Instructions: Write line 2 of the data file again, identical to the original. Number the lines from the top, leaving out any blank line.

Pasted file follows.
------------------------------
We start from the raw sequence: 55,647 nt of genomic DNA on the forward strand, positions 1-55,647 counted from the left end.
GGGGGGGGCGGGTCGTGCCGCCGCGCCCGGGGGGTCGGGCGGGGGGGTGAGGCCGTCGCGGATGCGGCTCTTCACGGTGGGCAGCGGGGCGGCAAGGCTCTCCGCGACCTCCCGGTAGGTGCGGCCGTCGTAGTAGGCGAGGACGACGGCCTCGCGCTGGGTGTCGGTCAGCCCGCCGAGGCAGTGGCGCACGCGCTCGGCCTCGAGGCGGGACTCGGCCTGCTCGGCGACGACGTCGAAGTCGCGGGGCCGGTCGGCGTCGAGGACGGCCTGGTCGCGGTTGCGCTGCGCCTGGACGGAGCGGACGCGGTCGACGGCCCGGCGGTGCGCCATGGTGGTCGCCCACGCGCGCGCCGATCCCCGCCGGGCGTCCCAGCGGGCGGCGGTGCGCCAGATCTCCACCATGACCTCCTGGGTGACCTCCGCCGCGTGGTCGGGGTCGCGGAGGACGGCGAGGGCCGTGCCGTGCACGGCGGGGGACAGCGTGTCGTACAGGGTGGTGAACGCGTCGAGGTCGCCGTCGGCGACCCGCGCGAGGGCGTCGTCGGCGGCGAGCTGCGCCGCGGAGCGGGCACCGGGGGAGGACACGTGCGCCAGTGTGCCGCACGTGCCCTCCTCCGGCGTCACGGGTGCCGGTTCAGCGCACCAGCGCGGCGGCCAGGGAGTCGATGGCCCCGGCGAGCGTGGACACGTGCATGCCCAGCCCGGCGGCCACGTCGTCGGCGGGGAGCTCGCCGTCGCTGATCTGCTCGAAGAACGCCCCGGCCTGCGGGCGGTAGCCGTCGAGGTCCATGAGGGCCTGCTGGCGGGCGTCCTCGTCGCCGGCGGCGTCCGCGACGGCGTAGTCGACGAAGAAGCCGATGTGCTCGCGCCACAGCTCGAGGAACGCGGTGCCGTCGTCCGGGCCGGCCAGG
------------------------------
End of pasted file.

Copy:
GGGGGGGGCGGGTCGTGCCGCCGCGCCCGGGGGGTCGGGCGGGGGGGTGAGGCCGTCGCGGATGCGGCTCTTCACGGTGGGCAGCGGGGCGGCAAGGCTCTCCGCGACCTCCCGGTAGGTGCGGCCGTCGTAGTAGGCGAGGACGACGGCCTCGCGCTGGGTGTCGGTCAGCCCGCCGAGGCAGTGGCGCACGCGCTCGGCCTCGAGGCGGGACTCGGCCTGCTCGGCGACGACGTCGAAGTCGCGGGGCCGGTCGGCGTCGAGGACGGCCTGGTCGCGGTTGCGCTGCGCCTGGACGGAGCGGACGCGGTCGACGGCCCGGCGGTGCGCCATGGTGGTCGCCCACGCGCGCGCCGATCCCCGCCGGGCGTCCCAGCGGGCGGCGGTGCGCCAGATCTCCACCATGACCTCCTGGGTGACCTCCGCCGCGTGGTCGGGGTCGCGGAGGACGGCGAGGGCCGTGCCGTGCACGGCGGGGGACAGCGTGTCGTACAGGGTGGTGAACGCGTCGAGGTCGCCGTCGGCGACCCGCGCGAGGGCGTCGTCGGCGGCGAGCTGCGCCGCGGAGCGGGCACCGGGGGAGGACACGTGCGCCAGTGTGCCGCACGTGCCCTCCTCCGGCGTCACGGGTGCCGGTTCAGCGCACCAGCGCGGCGGCCAGGGAGTCGATGGCCCCGGCGAGCGTGGACACGTGCATGCCCAGCCCGGCGGCCACGTCGTCGGCGGGGAGCTCGCCGTCGCTGATCTGCTCGAAGAACGCCCCGGCCTGCGGGCGGTAGCCGTCGAGGTCCATGAGGGCCTGCTGGCGGGCGTCCTCGTCGCCGGCGGCGTCCGCGACGGCGTAGTCGACGAAGAAGCCGATGTGCTCGCGCCACAGCTCGAGGAACGCGGTGCCGTCGTCCGGGCCGGCCAGG